Black scholars writing on Black male/female relationships tend to agree that they are problematic. However, what they do not agree on are the causes of the problems between Black men and women. Some believe that Black men are the problem while others contend that Black women contribute disproportionately to Black male/female conflict. As opposed to faulting a particular party, it is necessary to examine the ways in which men and women are socialized to not only enter, but to navigate relationships with each other. Through a discussion of the gender socialization of Black children, this article will review the ways in which socialization affects how Black men and women perform specific gender scripts and sex roles in romantic relationships. More specifically, this article will examine the sex role socialization of Black males and how their internalized sex role definitions shape their behavior and interactions with Black women and their expectations of how a Black woman should perform in a relationship. By renewed attention to the issue of the gender socialization of Black children, we can begin to lay the foundation for healthier relationships, families and communities throughout the Black community.
"Men have got to develop some heart and some sound analysis to realize that when sisters get passionate about themselves and their direction, it does not mean that they are readying up to kick men's ass. They are readying up for honesty." - Toni Cade Bambara (1970)
In the African American community, debates on gender and male-female relationships have always been in the forefront of general discussions about the state of the Black nation and family (Bambara, 1970; Staples, 1979; Franklin & Pillow, 1982; Collins, 1987; Aldridge, 1991; Dixon, 1991; Staples and Johnson, 1993; Hill, 2002; hooks, 2004). In the late 1960's and throughout the 1970's, this discussion became especially prominent with the rise of the Black Power Movement and the Women's Movement causing many African Americans to question the ideas of Black masculinity and its affect on Black male-female interpersonal relationships (Karenga, 2002). Authors like Alice Walker (1967), Toni Cade Bambara (1970), and Michele Wallace (1978) explored what Wallace coined the "Black Macho" or generally, the idea that Black women had to begin to step back and allow Black men to reclaim and put to use their long denied masculinity.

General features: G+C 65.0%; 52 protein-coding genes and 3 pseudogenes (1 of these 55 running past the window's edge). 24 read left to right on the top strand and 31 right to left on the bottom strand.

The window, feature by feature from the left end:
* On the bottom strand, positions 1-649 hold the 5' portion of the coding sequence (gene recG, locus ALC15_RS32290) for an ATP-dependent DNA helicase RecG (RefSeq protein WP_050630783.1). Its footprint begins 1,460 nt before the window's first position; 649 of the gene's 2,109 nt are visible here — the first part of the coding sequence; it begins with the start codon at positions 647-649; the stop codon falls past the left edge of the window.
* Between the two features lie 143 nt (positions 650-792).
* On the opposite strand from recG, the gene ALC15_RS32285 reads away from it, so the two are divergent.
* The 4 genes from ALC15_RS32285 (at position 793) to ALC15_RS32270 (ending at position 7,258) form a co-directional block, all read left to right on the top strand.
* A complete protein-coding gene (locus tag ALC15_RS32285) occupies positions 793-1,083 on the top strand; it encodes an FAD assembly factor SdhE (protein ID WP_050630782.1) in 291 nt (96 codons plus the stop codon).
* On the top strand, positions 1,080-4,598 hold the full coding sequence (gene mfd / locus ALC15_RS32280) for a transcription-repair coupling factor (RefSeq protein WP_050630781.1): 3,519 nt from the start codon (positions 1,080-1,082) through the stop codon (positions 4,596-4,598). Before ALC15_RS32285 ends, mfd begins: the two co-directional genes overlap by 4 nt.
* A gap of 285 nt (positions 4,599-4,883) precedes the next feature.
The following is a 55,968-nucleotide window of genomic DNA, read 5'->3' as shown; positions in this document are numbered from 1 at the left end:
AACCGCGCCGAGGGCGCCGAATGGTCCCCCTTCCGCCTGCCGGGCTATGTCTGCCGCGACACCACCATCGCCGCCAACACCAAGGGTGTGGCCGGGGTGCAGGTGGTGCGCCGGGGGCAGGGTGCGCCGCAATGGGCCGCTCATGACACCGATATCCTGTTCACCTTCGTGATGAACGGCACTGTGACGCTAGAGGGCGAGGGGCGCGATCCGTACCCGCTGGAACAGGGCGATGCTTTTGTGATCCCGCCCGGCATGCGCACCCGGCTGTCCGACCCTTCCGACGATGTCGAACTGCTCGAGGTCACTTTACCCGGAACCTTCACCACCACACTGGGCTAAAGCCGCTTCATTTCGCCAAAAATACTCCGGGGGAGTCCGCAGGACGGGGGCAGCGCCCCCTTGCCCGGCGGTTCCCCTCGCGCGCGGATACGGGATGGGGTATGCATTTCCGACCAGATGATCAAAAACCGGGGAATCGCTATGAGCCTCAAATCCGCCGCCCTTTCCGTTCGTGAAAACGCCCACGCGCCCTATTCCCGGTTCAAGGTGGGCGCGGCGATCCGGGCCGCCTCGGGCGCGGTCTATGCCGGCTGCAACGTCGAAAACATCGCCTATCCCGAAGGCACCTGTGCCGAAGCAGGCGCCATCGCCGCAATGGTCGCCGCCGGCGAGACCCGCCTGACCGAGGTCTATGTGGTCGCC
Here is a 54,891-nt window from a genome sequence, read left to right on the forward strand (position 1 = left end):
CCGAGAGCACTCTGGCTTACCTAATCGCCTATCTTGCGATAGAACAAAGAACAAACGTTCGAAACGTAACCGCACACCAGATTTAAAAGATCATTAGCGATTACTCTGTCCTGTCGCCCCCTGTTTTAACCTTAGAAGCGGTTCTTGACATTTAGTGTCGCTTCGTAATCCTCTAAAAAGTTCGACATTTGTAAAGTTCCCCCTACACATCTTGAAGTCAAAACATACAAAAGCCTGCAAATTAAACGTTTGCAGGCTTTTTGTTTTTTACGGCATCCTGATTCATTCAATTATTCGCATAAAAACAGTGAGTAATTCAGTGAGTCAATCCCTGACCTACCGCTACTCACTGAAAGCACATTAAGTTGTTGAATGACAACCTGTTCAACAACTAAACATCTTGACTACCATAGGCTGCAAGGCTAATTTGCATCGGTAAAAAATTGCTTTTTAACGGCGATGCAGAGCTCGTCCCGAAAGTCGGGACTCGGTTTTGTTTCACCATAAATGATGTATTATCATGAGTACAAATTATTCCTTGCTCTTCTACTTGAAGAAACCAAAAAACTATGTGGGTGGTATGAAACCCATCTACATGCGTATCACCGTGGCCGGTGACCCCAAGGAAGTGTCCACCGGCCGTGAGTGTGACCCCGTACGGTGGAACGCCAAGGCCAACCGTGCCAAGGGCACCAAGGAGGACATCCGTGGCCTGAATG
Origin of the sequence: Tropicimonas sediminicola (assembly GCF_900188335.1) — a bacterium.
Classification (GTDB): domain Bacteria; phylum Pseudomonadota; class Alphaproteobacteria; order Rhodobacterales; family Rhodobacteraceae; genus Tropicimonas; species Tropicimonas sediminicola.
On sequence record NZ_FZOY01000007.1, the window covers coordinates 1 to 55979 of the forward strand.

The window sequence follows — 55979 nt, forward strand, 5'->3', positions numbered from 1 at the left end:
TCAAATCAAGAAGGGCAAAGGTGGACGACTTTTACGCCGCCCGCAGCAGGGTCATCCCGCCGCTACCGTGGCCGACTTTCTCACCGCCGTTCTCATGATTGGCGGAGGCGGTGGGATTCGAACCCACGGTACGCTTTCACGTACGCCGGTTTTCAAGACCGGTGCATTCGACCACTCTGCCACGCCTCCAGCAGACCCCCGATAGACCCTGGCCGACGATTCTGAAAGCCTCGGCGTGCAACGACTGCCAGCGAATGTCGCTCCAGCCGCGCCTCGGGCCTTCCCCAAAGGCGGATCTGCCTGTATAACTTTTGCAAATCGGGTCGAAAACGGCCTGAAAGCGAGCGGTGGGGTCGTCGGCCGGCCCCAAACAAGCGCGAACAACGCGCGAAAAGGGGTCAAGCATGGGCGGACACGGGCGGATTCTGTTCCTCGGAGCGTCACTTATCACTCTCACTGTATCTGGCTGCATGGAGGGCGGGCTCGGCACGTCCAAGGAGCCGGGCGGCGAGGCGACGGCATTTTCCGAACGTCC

Wallace's notion of the "Black macho" was extremely provocative in that in her analysis of Black male-female relationships (unlike many authors who had previously blamed conflictual relationships between Black men and women on white society), Wallace implied that the blame lay with Black males. Wallace's Black Macho and the Myth of the Superwoman caused such a stir among Black men and women that a few months following its publication; an entire issue of the Black Scholar was devoted to the discussion of Black male-female relationships, often with Wallace's concept of Black Macho as the starting point (Jones, 1979; Karenga, 1979; Staples, 1979).
Scholars like Karenga (1979), and Staples (1979) argued that women like Michele Wallace and Ntozake Shange (1977) unfairly and unjustly hated Black men. Critiques of Wallace's work were typically grounded in the belief that Wallace was misguided and speaking out of personal hurt. It was also believed that her middle class status and education in a predominantly white environment prevented her from truly understanding the influence of the white power structure on Black male-female relationships and therefore rendered her argument null and void (Karenga, 1979). A holdover from the Black Power Movement, there is often the idea in the Black community that gender conflict is a "white thing" that does not affect Black people and most often, it is believed that Black people do not adhere to typical gender roles because racial inequality and the enslavement process have prevented them from doing so. …